Ansible: Handling Different Operating Systems with Variables

A fundamental part of working with configuration management tools is the ability to handle different operating systems within the same logic stream, such as a module.

I’ve found a few challenges addressing this topic within Ansible, and hence I think it’s worth noting certain things that you can’t do, and I think is the most logical way (so far).

Things That do not Work

As with most things I learn in life, I figured these out via trial and error, via an approach something along the lines of “I should be able to do this, shouldn’t I?”

Variables and facts cannot be directly referenced in a handler

I tried this:

# handlers/main.yml
- name: (Ubuntu) restart ssh
  service: name=ssh state=restarted

- name: (CentOS) restart ssh
  service: name=sshd state=restarted

# tasks/main.yml
- name: test SSH restart
  lineinfile: dest=/etc/ssh/sshd_config line=#testing
  notify: ({{ ansible_distribution }}) restart ssh

This gives you this:

ERROR: change handler (({{ ansible_distribution }}) restart ssh) is not defined


Logic does not work in handler

You also can’t do something like this:

# handlers/main.yml
- name: restart ssh
  service: name=ssh state=restarted
  when: ansible_distribution == 'Ubuntu'

- name: restart ssh
  service: name=sshd state=restarted
  when: ansible_distribution == 'CentOS'

In this instance, only the first handler is looked at, and if the logic in when: does not evaluate to true, the handler will be skipped. Completely.

Defining variables within a task or handler

You cannot use a vars directive within a task or handler: you simply get this:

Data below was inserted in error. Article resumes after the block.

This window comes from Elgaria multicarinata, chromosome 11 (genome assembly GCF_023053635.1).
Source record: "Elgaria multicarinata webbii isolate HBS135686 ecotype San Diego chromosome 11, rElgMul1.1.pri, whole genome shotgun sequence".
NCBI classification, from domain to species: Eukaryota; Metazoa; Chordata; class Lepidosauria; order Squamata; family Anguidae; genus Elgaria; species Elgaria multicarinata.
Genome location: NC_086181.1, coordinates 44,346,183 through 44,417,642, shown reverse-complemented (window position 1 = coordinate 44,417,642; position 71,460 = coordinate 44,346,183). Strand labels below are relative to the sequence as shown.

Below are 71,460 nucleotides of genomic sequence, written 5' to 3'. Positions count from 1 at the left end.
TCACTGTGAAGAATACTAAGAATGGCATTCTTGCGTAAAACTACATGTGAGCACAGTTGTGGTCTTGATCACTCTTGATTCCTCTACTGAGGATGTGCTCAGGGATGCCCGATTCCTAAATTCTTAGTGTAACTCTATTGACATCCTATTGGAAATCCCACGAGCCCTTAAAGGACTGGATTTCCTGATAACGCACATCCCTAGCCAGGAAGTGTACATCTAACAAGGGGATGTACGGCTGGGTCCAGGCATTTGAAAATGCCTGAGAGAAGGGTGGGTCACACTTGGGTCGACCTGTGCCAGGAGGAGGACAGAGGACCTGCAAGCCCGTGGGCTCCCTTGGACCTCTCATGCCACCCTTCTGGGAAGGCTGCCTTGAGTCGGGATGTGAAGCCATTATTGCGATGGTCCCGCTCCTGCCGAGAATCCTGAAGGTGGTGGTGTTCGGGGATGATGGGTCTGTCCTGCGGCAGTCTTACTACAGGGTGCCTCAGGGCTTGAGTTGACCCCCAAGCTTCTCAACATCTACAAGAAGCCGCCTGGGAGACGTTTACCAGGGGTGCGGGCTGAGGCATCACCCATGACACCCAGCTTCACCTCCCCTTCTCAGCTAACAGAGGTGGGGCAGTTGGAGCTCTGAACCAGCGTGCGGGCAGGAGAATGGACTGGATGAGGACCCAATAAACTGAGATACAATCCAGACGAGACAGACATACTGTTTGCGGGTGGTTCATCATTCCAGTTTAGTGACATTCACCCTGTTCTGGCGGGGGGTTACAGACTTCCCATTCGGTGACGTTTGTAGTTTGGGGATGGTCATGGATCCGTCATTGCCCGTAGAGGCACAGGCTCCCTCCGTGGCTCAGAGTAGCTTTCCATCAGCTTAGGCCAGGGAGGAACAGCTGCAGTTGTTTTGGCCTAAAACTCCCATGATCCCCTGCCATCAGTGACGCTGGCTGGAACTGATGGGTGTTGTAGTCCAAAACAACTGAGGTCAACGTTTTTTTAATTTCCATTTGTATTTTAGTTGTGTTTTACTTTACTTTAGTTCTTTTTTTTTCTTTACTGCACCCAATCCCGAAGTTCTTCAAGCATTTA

ERROR: vars is not a legal parameter in an Ansible task or handler

Note that facts can be set using the set_fact module but this is better used when there is a need to define host-specific variables for use later, in more of a host scope versus a role scope.

The Right Way

I mentioned that variables within a role should not be used, but that’s only half the story. Specifically, variables should not be used for parameters – if you are going to define those variables later within a playbook or via group_vars/ or host_vars/, it is better to make them defaults.

But on the other hand, they are better suited as variables if they are not intended for assignment outside of the scope of the role. This is perfect for what we are planning on using them for here.

Variables can be defined in a role pretty easy – see roles. Note that in here there is a vars/ directory, from which vars/main.yml is loaded with high priority.

This is not the file I am looking for though, as variable files are not very flexible: no additional files or logic can go into it, just values.

So how can variables be included logically then?

include_vars and with_first_found

include_vars is a module that allows you to include variables from within a task. Perfect for the kind of logic flow we are looking for, and allows you to specify a file based off either a jinja2 template handler or the special {{ item }} token.

That’s only part of it though. Logic is needed to handle different operating systems, and can get pretty messy if all that is being used is a bunch of when: clauses. Enter with_first_found:

# tasks/main.yml
- name: set distro-specific variables
  include_vars: '{{ item }}'
    - '{{ ansible_os_family }}.yml'
    - default.yml

Using this, files can now be placed like so:

# vars/Debian.yml
ssh_svc: ssh

# vars/RedHat.yml
ssh_svc: sshd

# vars/default.yml
ssh_svc: ssh

Now, if you have a handler such as:

# handlers/main.yml
- name: restart ssh
  service: name={{ ssh_svc }} state=restarted

Either ssh or sshd would be used, depending on distro.

Note that with_first_found can be used to set up logic for other things, not just include_vars, it can be especially useful within your task workflow, to avoid including logic that may artificially take up log space or time in a playbook. These includes could be used in the place of when: clauses, for example.

More detail on logic and templating below. Most with_ clauses can be found in the Loops page, but there are a couple of more within the other pages. I wish Ansible was better at documenting this!